Unions are concerned with everything related to labor relations in the company– and the labour relationship is much more than just the collective agreement or the law. How to act in a dispute between an employee and his immediate superior, when an administrative decision by the employer goes against the interests of the workers, when faced with a conflict between employees, when facing an employer’s proposal while the business is failing or, conversely, is overproductive and there is not enough demand, when a situation not covered by the collective agreement comes up, when an employer proposes things that could pit the employees against each other, etc.
As an employee and especially as a member of your union, you are directly involved and perhaps even concerned by the situation. How to see clearly? Be objective? See all the possible outcomes and consequences? How do you take the best position?
SEU 800 advisors have seen it all and they have the experience to help your unit’s union executive to properly analyze these difficult situations, make the best decisions and make the best recommendations to their members.
The Legal Counsel’s mandate is to protect and enforce the rights and obligations of the union, to defend the union’s interests and monitor all cases pertaining to accreditations. Additionally, the Legal Counsel acts as technical and professional support to union representatives who are mandated to provide service to members.
Working relationships mean a lot of negotiations. First, the collective agreement, but also amendments to the agreement, grievance resolution, agreements on specific issues. But care must be taken because when it’s signed, it’s signed. The mandates are established by the members or the Executive Committee, as appropriate. The signing of a collective agreement is authorized by a secret ballot of members of each unit at a general meeting.
SEU 800 representatives have the training and experience to advise you in these negotiations. Their role can vary depending on the situation: spokesman, mere presence at meetings and participation in the caucus, remote supervision. In any case, their advice is available.
On November 21, 1996, the Government of Quebec adopted the Pay Equity Act. This law aims to correct wage gaps between categories of female-dominated jobs and job categories deemed equivalent that are male-dominated. It thus aims to correct wage inequalities that affect women solely because their field is dominated by women; it therefore has an effect only on these job categories and in the case of discrimination. At the end of the equality assessment at a company, if there is a demonstrable pay inequality in a female-dominated category, the employer must adjust wages of all workers in this work category. The mechanisms for implementing the law are quite complex.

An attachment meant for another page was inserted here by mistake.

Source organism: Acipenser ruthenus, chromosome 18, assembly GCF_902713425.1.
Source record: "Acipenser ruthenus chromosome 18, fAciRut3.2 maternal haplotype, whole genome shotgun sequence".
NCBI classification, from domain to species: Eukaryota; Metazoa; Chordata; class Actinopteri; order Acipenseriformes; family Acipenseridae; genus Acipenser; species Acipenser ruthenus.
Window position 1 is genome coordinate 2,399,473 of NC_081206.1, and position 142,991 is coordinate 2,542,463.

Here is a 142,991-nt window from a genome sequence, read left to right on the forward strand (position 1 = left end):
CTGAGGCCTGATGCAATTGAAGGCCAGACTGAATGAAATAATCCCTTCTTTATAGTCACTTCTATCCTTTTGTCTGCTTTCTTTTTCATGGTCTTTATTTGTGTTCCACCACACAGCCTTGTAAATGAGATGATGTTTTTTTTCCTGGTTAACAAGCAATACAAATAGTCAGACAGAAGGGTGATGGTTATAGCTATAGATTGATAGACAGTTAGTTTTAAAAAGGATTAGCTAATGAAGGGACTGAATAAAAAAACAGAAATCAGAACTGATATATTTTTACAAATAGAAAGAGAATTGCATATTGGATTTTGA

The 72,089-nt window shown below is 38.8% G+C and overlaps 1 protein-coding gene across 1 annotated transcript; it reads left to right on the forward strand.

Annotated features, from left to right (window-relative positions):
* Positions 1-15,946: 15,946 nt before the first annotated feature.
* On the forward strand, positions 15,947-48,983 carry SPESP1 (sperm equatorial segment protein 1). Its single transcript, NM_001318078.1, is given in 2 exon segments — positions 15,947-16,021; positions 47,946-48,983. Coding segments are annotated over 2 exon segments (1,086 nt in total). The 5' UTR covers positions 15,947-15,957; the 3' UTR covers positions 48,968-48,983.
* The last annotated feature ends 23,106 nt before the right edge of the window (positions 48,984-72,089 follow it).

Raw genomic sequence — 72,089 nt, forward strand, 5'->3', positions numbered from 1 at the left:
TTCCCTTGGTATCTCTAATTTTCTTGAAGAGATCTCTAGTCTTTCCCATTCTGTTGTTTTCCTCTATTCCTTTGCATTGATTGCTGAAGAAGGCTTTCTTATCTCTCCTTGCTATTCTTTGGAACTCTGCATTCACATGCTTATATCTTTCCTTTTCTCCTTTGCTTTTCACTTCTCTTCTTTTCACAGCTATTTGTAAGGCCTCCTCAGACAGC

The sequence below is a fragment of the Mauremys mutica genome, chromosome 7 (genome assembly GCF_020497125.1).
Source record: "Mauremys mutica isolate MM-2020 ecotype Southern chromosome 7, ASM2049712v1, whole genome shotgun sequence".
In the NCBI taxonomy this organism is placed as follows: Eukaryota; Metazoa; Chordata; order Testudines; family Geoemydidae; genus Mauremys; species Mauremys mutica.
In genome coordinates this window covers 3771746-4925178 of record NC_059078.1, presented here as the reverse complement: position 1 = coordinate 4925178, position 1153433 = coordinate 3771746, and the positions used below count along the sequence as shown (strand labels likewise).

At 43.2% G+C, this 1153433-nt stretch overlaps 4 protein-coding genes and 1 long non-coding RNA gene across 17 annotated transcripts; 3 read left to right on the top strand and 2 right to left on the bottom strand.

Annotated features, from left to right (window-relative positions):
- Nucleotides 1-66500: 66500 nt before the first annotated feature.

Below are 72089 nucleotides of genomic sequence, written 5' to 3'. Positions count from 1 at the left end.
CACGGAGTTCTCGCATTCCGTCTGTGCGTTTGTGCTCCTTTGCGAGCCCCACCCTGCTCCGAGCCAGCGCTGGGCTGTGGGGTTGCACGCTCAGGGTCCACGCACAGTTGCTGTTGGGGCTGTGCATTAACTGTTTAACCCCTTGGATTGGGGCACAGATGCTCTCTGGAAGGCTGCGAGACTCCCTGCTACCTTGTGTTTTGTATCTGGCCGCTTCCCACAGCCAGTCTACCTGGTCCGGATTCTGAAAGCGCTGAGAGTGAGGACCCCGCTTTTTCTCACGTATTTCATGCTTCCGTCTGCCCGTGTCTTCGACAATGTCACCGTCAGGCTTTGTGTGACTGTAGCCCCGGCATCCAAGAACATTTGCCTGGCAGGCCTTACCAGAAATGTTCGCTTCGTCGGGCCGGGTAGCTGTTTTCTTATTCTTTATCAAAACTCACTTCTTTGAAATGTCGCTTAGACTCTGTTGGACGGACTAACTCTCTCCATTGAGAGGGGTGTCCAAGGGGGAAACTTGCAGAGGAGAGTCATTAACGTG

From the start, the SEU 800 understood the stakes of this Act and acquired the tools to provide its members all the support they need. Therefore, someone has been trained and is specialized in the application of the Pay Equity Act; in addition, a training course was designed for our members and all members of Pay Equity Committees who wished to, have received this training. Moreover, this specialist is acting as advisor to various pay equity committees that require its services and, in many cases, participates in meetings with employer representatives.
The Act stipulated that companies had to have finished work on pay equity by November 21, 2001. As expected, many companies did not comply with this deadline, and work is still ongoing in many places. An employer who has not paid the salary adjustments on schedule must pay interest at the legal rate starting from the time when he should have started paying the adjustments. The SEU 800 continues to monitor these issues and ensure its support to its members.